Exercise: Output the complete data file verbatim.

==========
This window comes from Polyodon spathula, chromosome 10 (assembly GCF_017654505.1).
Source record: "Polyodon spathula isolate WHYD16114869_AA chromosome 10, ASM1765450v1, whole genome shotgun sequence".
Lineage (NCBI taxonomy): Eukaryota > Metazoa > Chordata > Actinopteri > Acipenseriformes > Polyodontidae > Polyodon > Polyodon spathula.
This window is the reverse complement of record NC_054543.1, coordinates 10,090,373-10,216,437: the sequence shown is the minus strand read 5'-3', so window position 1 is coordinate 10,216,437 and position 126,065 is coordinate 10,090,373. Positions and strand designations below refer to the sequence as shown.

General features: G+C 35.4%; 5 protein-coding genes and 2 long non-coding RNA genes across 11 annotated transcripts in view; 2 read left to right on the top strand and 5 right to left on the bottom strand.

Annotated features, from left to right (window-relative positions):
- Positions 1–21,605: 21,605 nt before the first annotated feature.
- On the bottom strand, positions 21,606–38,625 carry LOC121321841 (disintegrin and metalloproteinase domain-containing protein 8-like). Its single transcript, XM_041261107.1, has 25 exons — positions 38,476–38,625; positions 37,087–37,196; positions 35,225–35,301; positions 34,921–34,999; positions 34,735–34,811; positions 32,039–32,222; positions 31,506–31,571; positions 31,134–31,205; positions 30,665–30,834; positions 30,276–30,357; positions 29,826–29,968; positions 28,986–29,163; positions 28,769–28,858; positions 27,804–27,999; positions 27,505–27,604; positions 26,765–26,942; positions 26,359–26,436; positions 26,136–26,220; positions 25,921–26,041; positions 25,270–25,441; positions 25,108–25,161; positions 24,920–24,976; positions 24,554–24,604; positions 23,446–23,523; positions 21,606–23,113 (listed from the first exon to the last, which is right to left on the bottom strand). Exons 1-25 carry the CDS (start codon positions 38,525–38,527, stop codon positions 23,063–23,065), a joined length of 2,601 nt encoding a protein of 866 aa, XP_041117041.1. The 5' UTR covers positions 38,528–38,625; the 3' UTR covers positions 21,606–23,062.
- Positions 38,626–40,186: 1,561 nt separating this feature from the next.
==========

This window comes from Polyodon spathula, chromosome 10 (assembly GCF_017654505.1).
Source record: "Polyodon spathula isolate WHYD16114869_AA chromosome 10, ASM1765450v1, whole genome shotgun sequence".
Lineage (NCBI taxonomy): Eukaryota > Metazoa > Chordata > Actinopteri > Acipenseriformes > Polyodontidae > Polyodon > Polyodon spathula.
This window is the reverse complement of record NC_054543.1, coordinates 10,090,373-10,216,437: the sequence shown is the minus strand read 5'-3', so window position 1 is coordinate 10,216,437 and position 126,065 is coordinate 10,090,373. Positions and strand designations below refer to the sequence as shown.

General features: G+C 35.4%; 5 protein-coding genes and 2 long non-coding RNA genes across 11 annotated transcripts in view; 2 read left to right on the top strand and 5 right to left on the bottom strand.

Annotated features, from left to right (window-relative positions):
- Positions 1–21,605: 21,605 nt before the first annotated feature.
- On the bottom strand, positions 21,606–38,625 carry LOC121321841 (disintegrin and metalloproteinase domain-containing protein 8-like). Its single transcript, XM_041261107.1, has 25 exons — positions 38,476–38,625; positions 37,087–37,196; positions 35,225–35,301; positions 34,921–34,999; positions 34,735–34,811; positions 32,039–32,222; positions 31,506–31,571; positions 31,134–31,205; positions 30,665–30,834; positions 30,276–30,357; positions 29,826–29,968; positions 28,986–29,163; positions 28,769–28,858; positions 27,804–27,999; positions 27,505–27,604; positions 26,765–26,942; positions 26,359–26,436; positions 26,136–26,220; positions 25,921–26,041; positions 25,270–25,441; positions 25,108–25,161; positions 24,920–24,976; positions 24,554–24,604; positions 23,446–23,523; positions 21,606–23,113 (listed from the first exon to the last, which is right to left on the bottom strand). Exons 1-25 carry the CDS (start codon positions 38,525–38,527, stop codon positions 23,063–23,065), a joined length of 2,601 nt encoding a protein of 866 aa, XP_041117041.1. The 5' UTR covers positions 38,528–38,625; the 3' UTR covers positions 21,606–23,062.
- Positions 38,626–40,186: 1,561 nt separating this feature from the next.